Ruling on Irish Apple data center delayed due to "lack of judges"

It was thought that a hearing regarding opposition to Apple's proposed Athenry, Ireland data center would conclude on June 23rd, but the decision is apparently on hold thanks to a "lack of judges" to hear the case. The news broke on the Galway Bay FM radio station when a six-person advocacy group from "Apple for Athenry" arrived to attend the hearing and found it was closed. 

The court hasn't rescheduled the hearing, but the radio station says it believes that a final ruling will be made by June 30. The hearing was requested when Allan Daly, an American-born environmental engineer, raised objections to the data center based on what he believes will be strains to the Irish electrical grid and a perception that Apple isn't going to deal with greenhouse gas emissions from the data center.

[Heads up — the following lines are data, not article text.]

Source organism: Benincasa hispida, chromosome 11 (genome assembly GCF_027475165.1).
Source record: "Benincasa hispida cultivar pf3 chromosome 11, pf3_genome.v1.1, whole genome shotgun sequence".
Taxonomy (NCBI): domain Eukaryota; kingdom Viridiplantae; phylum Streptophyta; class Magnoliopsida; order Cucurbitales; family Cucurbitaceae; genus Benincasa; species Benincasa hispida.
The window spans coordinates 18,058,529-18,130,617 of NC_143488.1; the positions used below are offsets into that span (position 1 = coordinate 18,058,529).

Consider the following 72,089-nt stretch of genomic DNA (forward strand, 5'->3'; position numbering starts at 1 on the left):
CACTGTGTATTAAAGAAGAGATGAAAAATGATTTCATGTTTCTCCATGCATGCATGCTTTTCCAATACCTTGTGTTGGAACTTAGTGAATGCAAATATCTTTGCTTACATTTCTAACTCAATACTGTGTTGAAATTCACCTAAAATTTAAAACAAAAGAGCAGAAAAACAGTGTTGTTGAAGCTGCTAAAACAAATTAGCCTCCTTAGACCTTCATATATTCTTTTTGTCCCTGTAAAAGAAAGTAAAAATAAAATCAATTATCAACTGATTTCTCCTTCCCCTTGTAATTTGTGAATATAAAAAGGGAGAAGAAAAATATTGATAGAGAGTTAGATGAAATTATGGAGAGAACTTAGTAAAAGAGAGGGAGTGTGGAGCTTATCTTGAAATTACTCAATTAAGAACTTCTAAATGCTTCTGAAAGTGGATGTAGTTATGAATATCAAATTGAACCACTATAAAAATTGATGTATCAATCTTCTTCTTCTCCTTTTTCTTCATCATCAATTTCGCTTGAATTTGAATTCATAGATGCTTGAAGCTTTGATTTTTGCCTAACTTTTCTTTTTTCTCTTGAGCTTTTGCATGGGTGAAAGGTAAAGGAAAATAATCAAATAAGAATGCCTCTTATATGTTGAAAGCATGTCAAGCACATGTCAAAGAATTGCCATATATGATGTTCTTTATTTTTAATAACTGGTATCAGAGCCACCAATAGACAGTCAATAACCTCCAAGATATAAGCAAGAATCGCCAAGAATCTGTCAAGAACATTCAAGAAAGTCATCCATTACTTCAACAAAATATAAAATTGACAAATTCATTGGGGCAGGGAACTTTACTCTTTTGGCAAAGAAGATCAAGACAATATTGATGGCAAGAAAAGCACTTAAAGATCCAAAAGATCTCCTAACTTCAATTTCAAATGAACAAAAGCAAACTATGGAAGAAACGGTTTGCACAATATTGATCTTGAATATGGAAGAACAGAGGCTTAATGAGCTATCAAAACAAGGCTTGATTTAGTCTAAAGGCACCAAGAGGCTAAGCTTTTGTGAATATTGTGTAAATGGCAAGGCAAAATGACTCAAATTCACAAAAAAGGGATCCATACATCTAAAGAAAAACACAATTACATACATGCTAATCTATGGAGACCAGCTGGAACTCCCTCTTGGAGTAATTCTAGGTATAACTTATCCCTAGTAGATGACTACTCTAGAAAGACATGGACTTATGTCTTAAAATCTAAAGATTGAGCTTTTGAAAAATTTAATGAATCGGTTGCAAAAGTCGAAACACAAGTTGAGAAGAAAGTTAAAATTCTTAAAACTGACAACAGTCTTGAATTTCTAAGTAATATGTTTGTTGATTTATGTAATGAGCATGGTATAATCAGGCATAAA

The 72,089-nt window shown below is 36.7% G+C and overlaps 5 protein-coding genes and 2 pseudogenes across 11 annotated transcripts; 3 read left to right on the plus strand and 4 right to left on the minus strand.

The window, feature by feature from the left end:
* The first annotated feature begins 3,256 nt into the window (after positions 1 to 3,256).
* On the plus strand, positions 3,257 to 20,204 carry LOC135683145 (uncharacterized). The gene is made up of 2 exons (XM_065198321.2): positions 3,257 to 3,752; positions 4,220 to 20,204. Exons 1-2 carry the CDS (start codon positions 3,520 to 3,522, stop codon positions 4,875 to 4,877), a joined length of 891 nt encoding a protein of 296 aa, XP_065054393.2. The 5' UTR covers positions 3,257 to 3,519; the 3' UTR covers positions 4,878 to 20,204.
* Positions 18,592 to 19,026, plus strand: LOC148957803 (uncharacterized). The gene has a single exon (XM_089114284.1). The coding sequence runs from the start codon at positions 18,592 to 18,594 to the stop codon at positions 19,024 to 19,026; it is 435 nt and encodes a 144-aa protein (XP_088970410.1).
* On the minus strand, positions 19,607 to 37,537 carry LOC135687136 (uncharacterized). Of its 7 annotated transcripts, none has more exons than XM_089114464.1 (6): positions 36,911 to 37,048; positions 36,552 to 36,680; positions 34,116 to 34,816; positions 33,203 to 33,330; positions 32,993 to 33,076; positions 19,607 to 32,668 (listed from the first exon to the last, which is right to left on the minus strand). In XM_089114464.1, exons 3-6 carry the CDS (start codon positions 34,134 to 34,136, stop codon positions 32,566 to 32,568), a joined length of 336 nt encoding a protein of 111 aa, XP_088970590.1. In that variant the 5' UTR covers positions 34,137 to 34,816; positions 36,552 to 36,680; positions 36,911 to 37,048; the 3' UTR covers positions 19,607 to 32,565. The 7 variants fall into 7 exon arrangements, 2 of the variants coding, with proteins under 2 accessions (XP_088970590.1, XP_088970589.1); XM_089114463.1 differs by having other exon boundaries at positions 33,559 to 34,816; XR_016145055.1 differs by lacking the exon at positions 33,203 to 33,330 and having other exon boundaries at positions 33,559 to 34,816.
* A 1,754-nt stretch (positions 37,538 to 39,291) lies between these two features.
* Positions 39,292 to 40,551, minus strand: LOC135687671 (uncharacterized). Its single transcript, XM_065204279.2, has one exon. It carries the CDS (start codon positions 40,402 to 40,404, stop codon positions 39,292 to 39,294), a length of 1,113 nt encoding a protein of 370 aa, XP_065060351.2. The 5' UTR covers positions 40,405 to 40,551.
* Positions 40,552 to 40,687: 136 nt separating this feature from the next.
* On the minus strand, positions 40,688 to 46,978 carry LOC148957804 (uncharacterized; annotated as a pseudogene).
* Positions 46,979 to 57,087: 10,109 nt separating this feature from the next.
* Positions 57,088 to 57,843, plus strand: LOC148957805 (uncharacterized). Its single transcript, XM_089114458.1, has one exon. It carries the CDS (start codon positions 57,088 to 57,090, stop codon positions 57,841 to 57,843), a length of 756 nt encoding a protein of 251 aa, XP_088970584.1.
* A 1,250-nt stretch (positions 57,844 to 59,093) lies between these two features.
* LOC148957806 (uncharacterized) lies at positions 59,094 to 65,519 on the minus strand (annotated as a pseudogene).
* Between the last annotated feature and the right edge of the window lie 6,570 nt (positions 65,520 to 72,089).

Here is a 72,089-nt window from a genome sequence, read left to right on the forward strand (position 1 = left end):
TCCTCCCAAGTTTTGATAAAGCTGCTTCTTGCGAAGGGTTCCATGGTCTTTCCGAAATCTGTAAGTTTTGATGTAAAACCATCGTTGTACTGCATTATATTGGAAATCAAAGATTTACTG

The data center had originally been approved by Irish planning groups, but Daly and some fellow residents appealed the decision to the An Bord Pleanala in September 2015. When that group didn't grant the appeal, Daly went to the High Court for a review of the case. Daly is apparently dead-set against any data centers being built, as he's concurrently fighting a $1 billion Amazon data center planned in Dublin.

If the Athenry facility gets the go-ahead, it will be Apple's second European data center. The first is located in Viborg, Denmark and will go online later this year. Waste heat from the facility is being used to heat local homes, and some of the energy used is created by using agricultural waste.